Crabapple question

Asked September 16, 2019, 7:22 PM EDT

I have a flowering Crabapple tree. It's been producing cherry-sized Crabapples for ten years.
Suddenly this year, it started producing full-sized apples the size, shape and look of a Macintosh apple.
One has finally ripened and it tried eating it. It tastes a lot like a mac too. It's just a little more sour and has a slightly bitter aftertaste you wouldn't get with a Macintosh.
It's still producing the smaller cherry-sized crabapples as well, but never on the same branch as the big apples.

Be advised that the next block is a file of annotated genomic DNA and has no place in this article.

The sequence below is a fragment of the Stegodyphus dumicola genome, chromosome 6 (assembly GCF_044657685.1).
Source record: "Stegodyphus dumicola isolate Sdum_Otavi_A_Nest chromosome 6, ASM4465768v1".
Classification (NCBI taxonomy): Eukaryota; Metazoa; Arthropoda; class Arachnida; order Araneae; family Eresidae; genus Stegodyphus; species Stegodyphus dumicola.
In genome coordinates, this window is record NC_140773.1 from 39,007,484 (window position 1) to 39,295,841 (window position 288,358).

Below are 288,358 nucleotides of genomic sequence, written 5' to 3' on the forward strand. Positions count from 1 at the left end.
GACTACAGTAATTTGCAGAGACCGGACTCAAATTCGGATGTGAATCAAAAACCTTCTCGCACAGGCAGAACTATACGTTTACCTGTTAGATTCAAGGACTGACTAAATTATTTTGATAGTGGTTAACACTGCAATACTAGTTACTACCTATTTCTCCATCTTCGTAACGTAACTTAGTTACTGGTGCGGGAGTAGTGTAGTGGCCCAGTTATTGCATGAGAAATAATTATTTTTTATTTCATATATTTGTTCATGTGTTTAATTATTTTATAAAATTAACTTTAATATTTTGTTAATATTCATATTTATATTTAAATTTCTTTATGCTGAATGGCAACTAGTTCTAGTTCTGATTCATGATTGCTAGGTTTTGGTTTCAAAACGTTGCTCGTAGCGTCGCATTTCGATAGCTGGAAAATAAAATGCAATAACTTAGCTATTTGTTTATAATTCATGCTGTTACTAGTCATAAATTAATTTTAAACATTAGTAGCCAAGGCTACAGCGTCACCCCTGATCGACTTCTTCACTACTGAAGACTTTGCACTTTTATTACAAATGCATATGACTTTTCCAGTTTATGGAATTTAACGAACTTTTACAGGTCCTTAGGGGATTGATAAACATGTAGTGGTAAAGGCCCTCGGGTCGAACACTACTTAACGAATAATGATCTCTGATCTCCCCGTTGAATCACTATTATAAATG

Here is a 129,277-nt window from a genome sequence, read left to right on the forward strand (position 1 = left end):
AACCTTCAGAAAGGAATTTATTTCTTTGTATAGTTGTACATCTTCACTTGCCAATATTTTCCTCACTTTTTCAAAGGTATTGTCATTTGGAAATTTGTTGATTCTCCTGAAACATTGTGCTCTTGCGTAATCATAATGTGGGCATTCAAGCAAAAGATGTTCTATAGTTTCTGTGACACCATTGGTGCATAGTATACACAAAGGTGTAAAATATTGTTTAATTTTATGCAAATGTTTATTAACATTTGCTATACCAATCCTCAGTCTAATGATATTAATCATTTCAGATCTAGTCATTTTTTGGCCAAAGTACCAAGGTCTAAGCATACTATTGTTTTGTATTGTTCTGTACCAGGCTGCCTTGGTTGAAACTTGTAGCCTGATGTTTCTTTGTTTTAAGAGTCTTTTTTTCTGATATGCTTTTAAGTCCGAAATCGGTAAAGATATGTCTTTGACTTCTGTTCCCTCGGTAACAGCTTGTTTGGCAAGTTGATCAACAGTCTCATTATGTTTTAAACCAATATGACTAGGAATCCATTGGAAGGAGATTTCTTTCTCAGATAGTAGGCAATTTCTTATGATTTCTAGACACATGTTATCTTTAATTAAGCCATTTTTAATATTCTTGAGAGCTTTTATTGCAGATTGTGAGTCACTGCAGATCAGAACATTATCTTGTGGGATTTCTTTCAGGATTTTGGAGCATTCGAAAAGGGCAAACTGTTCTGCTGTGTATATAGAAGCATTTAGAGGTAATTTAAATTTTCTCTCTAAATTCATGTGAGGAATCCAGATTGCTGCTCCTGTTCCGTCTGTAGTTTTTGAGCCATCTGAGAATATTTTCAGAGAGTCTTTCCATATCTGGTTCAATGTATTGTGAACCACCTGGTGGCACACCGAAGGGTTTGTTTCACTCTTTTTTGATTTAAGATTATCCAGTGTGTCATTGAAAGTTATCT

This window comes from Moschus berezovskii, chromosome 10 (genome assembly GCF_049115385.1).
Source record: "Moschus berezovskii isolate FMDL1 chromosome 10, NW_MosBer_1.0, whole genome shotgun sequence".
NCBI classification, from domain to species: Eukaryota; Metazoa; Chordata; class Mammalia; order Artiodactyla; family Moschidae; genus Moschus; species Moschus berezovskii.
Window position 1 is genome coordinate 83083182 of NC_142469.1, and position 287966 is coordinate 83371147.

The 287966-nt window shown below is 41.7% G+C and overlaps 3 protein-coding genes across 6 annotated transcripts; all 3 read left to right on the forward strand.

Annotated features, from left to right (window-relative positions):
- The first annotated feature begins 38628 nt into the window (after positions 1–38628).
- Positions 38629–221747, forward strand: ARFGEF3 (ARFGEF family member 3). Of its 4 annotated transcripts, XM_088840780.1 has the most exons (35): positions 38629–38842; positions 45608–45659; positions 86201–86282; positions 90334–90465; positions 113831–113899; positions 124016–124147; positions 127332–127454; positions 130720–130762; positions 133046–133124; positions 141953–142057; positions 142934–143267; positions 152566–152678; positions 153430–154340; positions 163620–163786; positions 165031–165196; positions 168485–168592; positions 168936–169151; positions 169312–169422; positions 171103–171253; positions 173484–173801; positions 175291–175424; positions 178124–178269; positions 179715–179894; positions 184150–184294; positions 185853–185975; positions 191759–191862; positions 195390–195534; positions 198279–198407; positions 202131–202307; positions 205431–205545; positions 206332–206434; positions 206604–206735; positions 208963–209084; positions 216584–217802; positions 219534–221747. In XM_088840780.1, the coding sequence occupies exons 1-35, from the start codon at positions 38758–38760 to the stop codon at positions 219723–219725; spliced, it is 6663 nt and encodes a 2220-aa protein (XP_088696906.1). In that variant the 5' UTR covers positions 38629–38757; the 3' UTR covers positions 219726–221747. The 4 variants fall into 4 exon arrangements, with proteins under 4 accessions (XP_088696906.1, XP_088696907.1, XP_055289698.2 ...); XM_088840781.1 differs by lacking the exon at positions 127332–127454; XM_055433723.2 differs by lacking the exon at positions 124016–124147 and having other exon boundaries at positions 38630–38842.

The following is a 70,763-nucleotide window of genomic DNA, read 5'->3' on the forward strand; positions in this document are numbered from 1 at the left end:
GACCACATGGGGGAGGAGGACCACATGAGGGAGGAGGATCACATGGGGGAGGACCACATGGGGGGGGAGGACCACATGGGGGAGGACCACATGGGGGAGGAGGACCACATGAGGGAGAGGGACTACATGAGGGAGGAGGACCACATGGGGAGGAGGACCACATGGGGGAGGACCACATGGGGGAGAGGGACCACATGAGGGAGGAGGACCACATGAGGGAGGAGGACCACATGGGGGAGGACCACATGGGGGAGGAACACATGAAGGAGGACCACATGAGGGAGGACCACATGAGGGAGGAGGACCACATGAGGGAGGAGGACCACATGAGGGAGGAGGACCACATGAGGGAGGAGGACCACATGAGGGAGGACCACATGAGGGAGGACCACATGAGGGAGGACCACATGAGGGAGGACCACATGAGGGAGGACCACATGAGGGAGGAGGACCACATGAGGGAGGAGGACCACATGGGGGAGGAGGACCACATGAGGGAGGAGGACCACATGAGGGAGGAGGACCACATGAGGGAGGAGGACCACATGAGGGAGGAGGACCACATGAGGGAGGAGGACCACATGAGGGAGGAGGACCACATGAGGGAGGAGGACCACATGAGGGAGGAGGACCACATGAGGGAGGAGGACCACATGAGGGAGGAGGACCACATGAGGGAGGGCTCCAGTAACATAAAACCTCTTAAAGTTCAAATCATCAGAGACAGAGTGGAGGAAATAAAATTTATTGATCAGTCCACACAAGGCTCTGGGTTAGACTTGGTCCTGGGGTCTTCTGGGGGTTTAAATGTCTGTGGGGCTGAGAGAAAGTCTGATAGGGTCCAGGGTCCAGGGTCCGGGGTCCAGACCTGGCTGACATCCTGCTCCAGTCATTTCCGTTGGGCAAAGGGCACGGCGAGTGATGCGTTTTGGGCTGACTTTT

Have you ever heard of this before?

Erie County Pennsylvania

1 Response

Hello, and thanks for using the Ask an Expert System,

I can only guess that your crabapple tree is growing on apple rootstock and that a rootstock bud has grown up to produce apples. Crabapples are often grafted to dwarf apple rootstock, so that the crabapple tree will be dwarfed. If a tree is well maintained, with annual attention to pruning and removal of the suckers (the shoots that spring up from near the ground) the grafting process works nicely.

You can get additional help with your questions through your local Penn State Extension Office and its Master Gardener Hotline.

Erie County Penn State Extension Office